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Gingival Recession of Lower Incisor

Periodontal Case Study

Soft tissue graft for increasing attached gingiva
Soft tissue recession of the lower incisors is increasingly becoming a problem in young adults. In particular, it is often observed following completion of orthodontic treatment. Soft tissue grafting can improve the prognosis of the affected teeth. However, it can be a particularly technique sensitive procedure due to a soft tissue biotype, presence of frenum and limited attached gingiva.

A young female patient presented with concerns of gingival recession of her lower incisor (31). She noticed some discomfort when brushing in the region and also reported sensitivity to cold stimuli. Clinical examination revealed a type II Miller’s classification of recession defect, no attached gingiva and a high frenal attachment. The gingival soft tissues were of a thin biotype.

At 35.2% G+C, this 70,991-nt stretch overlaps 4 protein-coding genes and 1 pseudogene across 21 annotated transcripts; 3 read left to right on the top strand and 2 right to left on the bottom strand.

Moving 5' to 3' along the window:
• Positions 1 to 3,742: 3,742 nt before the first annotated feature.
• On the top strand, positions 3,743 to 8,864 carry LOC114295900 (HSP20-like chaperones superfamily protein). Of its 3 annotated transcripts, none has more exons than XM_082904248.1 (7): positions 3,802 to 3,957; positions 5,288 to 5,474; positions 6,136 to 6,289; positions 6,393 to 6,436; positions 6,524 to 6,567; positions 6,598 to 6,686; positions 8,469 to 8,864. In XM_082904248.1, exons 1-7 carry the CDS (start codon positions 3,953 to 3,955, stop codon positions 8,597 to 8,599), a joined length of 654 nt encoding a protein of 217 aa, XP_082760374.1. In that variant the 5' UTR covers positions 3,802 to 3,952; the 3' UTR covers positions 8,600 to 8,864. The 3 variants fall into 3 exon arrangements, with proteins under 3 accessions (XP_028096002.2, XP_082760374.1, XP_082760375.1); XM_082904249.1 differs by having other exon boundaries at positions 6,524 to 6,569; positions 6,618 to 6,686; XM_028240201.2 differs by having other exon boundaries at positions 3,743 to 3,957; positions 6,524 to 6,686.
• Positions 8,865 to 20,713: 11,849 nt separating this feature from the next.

It was decided to augment the labial tissues with a free gingival graft. A split thickness buccal flap was elevated to expose the periosteum. The 31 root planed to a glassy surface and treated with EDTA. A free gingival graft was harvested from the hard palate and sutured to the periosteum. A review after 8 weeks revealed a thick band of attached gingiva with almost complete root coverage.